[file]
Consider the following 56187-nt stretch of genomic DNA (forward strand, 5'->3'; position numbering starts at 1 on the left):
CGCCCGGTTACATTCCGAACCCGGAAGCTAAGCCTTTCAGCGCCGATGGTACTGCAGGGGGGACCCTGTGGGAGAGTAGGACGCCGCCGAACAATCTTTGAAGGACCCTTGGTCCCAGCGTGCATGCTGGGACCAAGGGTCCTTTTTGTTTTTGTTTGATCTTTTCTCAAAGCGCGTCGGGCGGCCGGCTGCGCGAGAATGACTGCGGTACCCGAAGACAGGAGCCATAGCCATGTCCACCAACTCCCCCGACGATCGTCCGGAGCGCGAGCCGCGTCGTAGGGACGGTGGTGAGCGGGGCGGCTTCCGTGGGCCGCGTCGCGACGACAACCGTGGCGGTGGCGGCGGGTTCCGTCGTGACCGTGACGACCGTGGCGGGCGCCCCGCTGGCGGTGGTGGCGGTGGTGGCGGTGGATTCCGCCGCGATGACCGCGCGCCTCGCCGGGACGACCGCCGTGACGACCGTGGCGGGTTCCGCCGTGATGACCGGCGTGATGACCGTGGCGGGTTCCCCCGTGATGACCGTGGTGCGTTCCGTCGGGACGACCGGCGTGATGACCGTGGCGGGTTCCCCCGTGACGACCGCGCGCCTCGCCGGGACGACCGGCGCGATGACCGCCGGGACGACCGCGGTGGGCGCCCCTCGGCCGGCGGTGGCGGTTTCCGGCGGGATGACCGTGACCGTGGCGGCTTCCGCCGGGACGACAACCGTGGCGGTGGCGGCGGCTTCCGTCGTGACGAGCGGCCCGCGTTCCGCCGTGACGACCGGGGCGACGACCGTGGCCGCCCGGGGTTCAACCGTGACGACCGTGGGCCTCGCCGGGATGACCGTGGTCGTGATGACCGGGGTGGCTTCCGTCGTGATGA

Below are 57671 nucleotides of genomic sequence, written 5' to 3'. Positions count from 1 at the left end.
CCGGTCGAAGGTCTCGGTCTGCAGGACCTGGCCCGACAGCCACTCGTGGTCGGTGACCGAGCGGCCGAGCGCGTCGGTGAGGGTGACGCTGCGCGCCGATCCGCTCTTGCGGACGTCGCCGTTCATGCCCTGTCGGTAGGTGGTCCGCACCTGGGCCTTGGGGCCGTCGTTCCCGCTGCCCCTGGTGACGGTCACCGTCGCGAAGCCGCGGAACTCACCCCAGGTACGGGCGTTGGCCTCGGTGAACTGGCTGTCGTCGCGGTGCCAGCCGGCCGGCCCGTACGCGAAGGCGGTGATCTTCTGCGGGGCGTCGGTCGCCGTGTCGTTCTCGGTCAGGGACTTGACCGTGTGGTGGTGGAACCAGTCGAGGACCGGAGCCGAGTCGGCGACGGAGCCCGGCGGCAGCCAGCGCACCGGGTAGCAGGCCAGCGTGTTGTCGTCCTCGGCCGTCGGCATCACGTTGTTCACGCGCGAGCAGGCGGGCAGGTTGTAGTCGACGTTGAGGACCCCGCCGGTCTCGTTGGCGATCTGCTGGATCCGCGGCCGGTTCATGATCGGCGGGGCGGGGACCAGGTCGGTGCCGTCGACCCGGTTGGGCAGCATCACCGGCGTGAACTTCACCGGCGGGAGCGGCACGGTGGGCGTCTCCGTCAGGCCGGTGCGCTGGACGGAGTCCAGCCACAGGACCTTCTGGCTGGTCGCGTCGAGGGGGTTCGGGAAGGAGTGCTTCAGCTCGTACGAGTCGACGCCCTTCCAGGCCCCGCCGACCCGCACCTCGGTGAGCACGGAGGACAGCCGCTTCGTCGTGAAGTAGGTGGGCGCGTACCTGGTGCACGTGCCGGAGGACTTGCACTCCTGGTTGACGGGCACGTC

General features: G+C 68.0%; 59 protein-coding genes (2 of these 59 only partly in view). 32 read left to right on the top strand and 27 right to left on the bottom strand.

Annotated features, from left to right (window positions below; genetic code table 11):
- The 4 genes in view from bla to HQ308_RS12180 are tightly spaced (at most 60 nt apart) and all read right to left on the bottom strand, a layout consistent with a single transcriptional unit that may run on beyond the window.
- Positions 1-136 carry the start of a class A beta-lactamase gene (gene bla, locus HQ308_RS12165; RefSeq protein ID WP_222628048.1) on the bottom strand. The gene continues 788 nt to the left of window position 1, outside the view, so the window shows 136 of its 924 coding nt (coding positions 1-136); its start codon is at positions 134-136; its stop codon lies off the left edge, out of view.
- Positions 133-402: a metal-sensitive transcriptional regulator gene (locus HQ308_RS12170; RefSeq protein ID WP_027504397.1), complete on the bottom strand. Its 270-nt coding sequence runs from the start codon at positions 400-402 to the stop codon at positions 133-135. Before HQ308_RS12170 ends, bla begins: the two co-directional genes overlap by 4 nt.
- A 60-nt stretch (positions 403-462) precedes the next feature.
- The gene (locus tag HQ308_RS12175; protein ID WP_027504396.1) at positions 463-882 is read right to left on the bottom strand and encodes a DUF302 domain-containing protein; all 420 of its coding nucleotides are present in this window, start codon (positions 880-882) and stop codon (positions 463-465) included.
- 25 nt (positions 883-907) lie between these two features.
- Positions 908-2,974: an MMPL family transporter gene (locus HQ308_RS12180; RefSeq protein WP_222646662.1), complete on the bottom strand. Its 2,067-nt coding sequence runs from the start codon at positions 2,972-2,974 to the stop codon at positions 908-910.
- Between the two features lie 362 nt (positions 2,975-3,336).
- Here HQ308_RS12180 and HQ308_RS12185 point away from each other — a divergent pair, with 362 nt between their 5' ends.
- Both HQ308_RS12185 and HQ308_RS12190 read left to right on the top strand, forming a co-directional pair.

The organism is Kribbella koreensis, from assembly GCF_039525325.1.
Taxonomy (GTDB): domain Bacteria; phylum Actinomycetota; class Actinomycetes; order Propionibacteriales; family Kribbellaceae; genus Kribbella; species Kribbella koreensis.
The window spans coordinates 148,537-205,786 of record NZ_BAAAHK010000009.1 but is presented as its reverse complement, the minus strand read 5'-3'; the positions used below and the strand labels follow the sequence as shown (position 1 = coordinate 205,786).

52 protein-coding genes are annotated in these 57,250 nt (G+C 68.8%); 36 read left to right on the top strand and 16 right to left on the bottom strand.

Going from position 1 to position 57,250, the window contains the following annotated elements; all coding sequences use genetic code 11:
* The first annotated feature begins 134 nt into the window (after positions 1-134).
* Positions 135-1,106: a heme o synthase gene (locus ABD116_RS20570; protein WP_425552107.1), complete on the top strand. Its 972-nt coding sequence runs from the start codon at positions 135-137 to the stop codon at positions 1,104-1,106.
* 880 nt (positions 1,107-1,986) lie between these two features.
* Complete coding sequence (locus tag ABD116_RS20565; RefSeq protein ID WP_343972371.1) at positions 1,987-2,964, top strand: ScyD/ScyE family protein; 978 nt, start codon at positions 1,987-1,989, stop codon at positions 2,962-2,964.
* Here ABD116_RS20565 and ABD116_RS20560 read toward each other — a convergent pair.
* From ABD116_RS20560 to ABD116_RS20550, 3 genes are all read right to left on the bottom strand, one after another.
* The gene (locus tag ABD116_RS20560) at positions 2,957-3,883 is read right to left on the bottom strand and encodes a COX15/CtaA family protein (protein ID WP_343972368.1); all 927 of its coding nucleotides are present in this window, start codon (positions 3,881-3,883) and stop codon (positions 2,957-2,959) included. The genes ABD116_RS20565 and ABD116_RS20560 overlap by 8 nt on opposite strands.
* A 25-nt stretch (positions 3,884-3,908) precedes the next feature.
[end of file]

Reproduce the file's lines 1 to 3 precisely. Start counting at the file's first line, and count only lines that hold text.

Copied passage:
Consider the following 56187-nt stretch of genomic DNA (forward strand, 5'->3'; position numbering starts at 1 on the left):
CGCCCGGTTACATTCCGAACCCGGAAGCTAAGCCTTTCAGCGCCGATGGTACTGCAGGGGGGACCCTGTGGGAGAGTAGGACGCCGCCGAACAATCTTTGAAGGACCCTTGGTCCCAGCGTGCATGCTGGGACCAAGGGTCCTTTTTGTTTTTGTTTGATCTTTTCTCAAAGCGCGTCGGGCGGCCGGCTGCGCGAGAATGACTGCGGTACCCGAAGACAGGAGCCATAGCCATGTCCACCAACTCCCCCGACGATCGTCCGGAGCGCGAGCCGCGTCGTAGGGACGGTGGTGAGCGGGGCGGCTTCCGTGGGCCGCGTCGCGACGACAACCGTGGCGGTGGCGGCGGGTTCCGTCGTGACCGTGACGACCGTGGCGGGCGCCCCGCTGGCGGTGGTGGCGGTGGTGGCGGTGGATTCCGCCGCGATGACCGCGCGCCTCGCCGGGACGACCGCCGTGACGACCGTGGCGGGTTCCGCCGTGATGACCGGCGTGATGACCGTGGCGGGTTCCCCCGTGATGACCGTGGTGCGTTCCGTCGGGACGACCGGCGTGATGACCGTGGCGGGTTCCCCCGTGACGACCGCGCGCCTCGCCGGGACGACCGGCGCGATGACCGCCGGGACGACCGCGGTGGGCGCCCCTCGGCCGGCGGTGGCGGTTTCCGGCGGGATGACCGTGACCGTGGCGGCTTCCGCCGGGACGACAACCGTGGCGGTGGCGGCGGCTTCCGTCGTGACGAGCGGCCCGCGTTCCGCCGTGACGACCGGGGCGACGACCGTGGCCGCCCGGGGTTCAACCGTGACGACCGTGGGCCTCGCCGGGATGACCGTGGTCGTGATGACCGGGGTGGCTTCCGTCGTGATGA

Below are 57671 nucleotides of genomic sequence, written 5' to 3'. Positions count from 1 at the left end.